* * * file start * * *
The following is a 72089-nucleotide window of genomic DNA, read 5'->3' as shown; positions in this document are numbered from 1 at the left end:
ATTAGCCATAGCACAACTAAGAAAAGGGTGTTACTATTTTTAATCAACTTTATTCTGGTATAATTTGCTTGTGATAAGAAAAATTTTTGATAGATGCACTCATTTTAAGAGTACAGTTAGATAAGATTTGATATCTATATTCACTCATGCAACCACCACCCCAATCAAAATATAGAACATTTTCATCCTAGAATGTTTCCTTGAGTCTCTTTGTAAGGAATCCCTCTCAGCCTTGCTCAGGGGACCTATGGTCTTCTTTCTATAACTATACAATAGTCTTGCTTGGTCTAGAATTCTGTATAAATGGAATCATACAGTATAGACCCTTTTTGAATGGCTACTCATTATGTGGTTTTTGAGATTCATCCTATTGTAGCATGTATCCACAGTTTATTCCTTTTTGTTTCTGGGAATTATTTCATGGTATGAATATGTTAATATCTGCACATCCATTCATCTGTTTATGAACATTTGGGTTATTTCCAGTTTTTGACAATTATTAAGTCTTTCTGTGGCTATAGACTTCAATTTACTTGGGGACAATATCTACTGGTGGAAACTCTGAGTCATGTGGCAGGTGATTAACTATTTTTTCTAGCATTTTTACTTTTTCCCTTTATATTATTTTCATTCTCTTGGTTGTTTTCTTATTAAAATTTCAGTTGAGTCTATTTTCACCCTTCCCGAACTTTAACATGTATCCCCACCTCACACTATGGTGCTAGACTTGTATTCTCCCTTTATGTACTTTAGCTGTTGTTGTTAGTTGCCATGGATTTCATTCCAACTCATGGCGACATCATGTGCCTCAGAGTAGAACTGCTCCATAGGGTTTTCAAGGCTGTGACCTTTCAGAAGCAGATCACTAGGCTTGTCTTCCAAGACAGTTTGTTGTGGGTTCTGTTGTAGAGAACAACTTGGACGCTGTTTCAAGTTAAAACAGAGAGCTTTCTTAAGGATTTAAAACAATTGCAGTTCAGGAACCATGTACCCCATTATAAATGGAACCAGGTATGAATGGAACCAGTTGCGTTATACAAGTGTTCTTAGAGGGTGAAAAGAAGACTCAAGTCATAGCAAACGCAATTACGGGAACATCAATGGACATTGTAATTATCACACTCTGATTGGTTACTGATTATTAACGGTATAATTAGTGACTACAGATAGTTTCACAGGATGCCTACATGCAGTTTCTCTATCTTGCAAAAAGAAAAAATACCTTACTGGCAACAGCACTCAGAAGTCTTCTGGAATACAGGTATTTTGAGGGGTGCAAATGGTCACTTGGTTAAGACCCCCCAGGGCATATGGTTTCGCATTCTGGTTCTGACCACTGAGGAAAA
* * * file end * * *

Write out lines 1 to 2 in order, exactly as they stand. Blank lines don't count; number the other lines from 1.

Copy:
The following is a 72089-nucleotide window of genomic DNA, read 5'->3' as shown; positions in this document are numbered from 1 at the left end:
ATTAGCCATAGCACAACTAAGAAAAGGGTGTTACTATTTTTAATCAACTTTATTCTGGTATAATTTGCTTGTGATAAGAAAAATTTTTGATAGATGCACTCATTTTAAGAGTACAGTTAGATAAGATTTGATATCTATATTCACTCATGCAACCACCACCCCAATCAAAATATAGAACATTTTCATCCTAGAATGTTTCCTTGAGTCTCTTTGTAAGGAATCCCTCTCAGCCTTGCTCAGGGGACCTATGGTCTTCTTTCTATAACTATACAATAGTCTTGCTTGGTCTAGAATTCTGTATAAATGGAATCATACAGTATAGACCCTTTTTGAATGGCTACTCATTATGTGGTTTTTGAGATTCATCCTATTGTAGCATGTATCCACAGTTTATTCCTTTTTGTTTCTGGGAATTATTTCATGGTATGAATATGTTAATATCTGCACATCCATTCATCTGTTTATGAACATTTGGGTTATTTCCAGTTTTTGACAATTATTAAGTCTTTCTGTGGCTATAGACTTCAATTTACTTGGGGACAATATCTACTGGTGGAAACTCTGAGTCATGTGGCAGGTGATTAACTATTTTTTCTAGCATTTTTACTTTTTCCCTTTATATTATTTTCATTCTCTTGGTTGTTTTCTTATTAAAATTTCAGTTGAGTCTATTTTCACCCTTCCCGAACTTTAACATGTATCCCCACCTCACACTATGGTGCTAGACTTGTATTCTCCCTTTATGTACTTTAGCTGTTGTTGTTAGTTGCCATGGATTTCATTCCAACTCATGGCGACATCATGTGCCTCAGAGTAGAACTGCTCCATAGGGTTTTCAAGGCTGTGACCTTTCAGAAGCAGATCACTAGGCTTGTCTTCCAAGACAGTTTGTTGTGGGTTCTGTTGTAGAGAACAACTTGGACGCTGTTTCAAGTTAAAACAGAGAGCTTTCTTAAGGATTTAAAACAATTGCAGTTCAGGAACCATGTACCCCATTATAAATGGAACCAGGTATGAATGGAACCAGTTGCGTTATACAAGTGTTCTTAGAGGGTGAAAAGAAGACTCAAGTCATAGCAAACGCAATTACGGGAACATCAATGGACATTGTAATTATCACACTCTGATTGGTTACTGATTATTAACGGTATAATTAGTGACTACAGATAGTTTCACAGGATGCCTACATGCAGTTTCTCTATCTTGCAAAAAGAAAAAATACCTTACTGGCAACAGCACTCAGAAGTCTTCTGGAATACAGGTATTTTGAGGGGTGCAAATGGTCACTTGGTTAAGACCCCCCAGGGCATATGGTTTCGCATTCTGGTTCTGACCACTGAGGAAAA